Face Lift

A pick-and-place job is par for most jobsites. The process of lifting awkward and overweight obstacles and products and moving them from place to place is an essential part of almost any industry — from utility to forestry. As the demands of these jobs intensify and crews increasingly find themselves doing more with less time and fewer resources, professionals are often weighing the purchase of a crane service truck to keep their fleets running and lifting.

Because cranes are so versatile, they are vital to the mining, propane, utility, construction, forestry, waste and transportation industries. Popular brands include Liftmoore, Venturo, Auto Crane, Maintainer, Stellar and IMT. A crane body package (body and crane) provides an extremely versatile tool for the operator. Small cranes are often used to lift manhole covers, fire hydrants, small pipes, skids or oil drums. Larger cranes are often used to repair large construction equipment, including the removal of blades from a bulldozer or cylinders from an excavator, setting propane tanks, replacing engines and transmissions or wherever a lift is required.

While crane bodies alone will cost between $6,000 and $15,000, a true crane body will cost more than a standard service body with its robust frame, understructure and integrated crane box. Experts recommend a dedicated crane body for safety reasons.

“Too many times people will mount a crane on a standard service body, failing to tie the crane box into the frame of the body,” observes Kyle Whiteis, product manager for Auto Crane (a manufacturer of electric and hydraulic cranes based in Tulsa, Okla.). “They attempt to reinforce the compartment where the crane is mounted, only to find out six months down the road that the body is cracking because it cannot withstand the torque generated from using a crane.”

There is a long list of crane body options being utilized today, including workbench bumpers, shelf kits, drawer units (tool boxes), sliding tops, bedliners, receiver hitches, light kits and parts washers. In addition, many are outfitted with air compressors, welders, generators, mobile lube equipment and lots of other bells and whistles. For anyone looking into buying a crane service body, especially a first-time buyer, Whiteis recommends taking a long look at options and custom features.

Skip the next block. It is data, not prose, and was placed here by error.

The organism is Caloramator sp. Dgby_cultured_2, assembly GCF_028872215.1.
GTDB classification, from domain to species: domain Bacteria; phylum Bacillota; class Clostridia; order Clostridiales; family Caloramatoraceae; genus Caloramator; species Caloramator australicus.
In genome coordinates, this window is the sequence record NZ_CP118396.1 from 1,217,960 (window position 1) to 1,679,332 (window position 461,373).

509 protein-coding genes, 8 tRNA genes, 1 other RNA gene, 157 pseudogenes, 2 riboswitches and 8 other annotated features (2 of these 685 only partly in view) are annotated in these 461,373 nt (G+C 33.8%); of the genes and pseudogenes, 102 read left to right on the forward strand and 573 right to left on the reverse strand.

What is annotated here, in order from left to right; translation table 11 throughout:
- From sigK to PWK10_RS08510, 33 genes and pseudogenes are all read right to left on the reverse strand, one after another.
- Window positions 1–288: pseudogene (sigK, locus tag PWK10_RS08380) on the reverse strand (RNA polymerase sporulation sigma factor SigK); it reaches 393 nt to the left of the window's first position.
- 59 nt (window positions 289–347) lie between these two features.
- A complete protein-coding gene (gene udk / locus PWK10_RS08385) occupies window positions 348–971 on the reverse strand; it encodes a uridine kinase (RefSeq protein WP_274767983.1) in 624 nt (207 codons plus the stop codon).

“In many cases, you can spend as much — if not more — on options than the body itself,” warns Whiteis. “I would recommend, at the very least, adding drawer units or shelf kits to the body, which add another 10 to 25 percent to the overall cost, but being able to organize your tools and maximize compartment space is critical.”

Pick the Perfect Body

All crane bodies should be professionally installed and fitted to a chassis with the GVW capable of handling the crane and its load. All bodies and cranes generally specify the minimum chassis requirement for that particular product, but if no specification is available, then the manufacturer should be contacted.

“It is critical that you verify the proper chassis requirement before ever buying a truck,” comments Whiteis. “Too many people buy the truck first, then find out the truck they bought is too small for what they really need. The crane and body — like any addition to the bare chassis — will count against the available payload of the chassis.”

When calculating available payload, Whiteis recommends the purchaser make sure the weight of the crane, body, tools, parts and components are all considered. Keeping in mind that safety, reliability and long life are key for any investment in your business, Whiteis details several features that can make your crane service body indispensable.

“You would be surprised how often something as basic as taking note of openness and available bed space is forgotten,” says Whiteis. “Look for a bed that doesn’t have protruding wheel wells and make sure your tie-down anchors are recessed, not interfering with access to the bed.”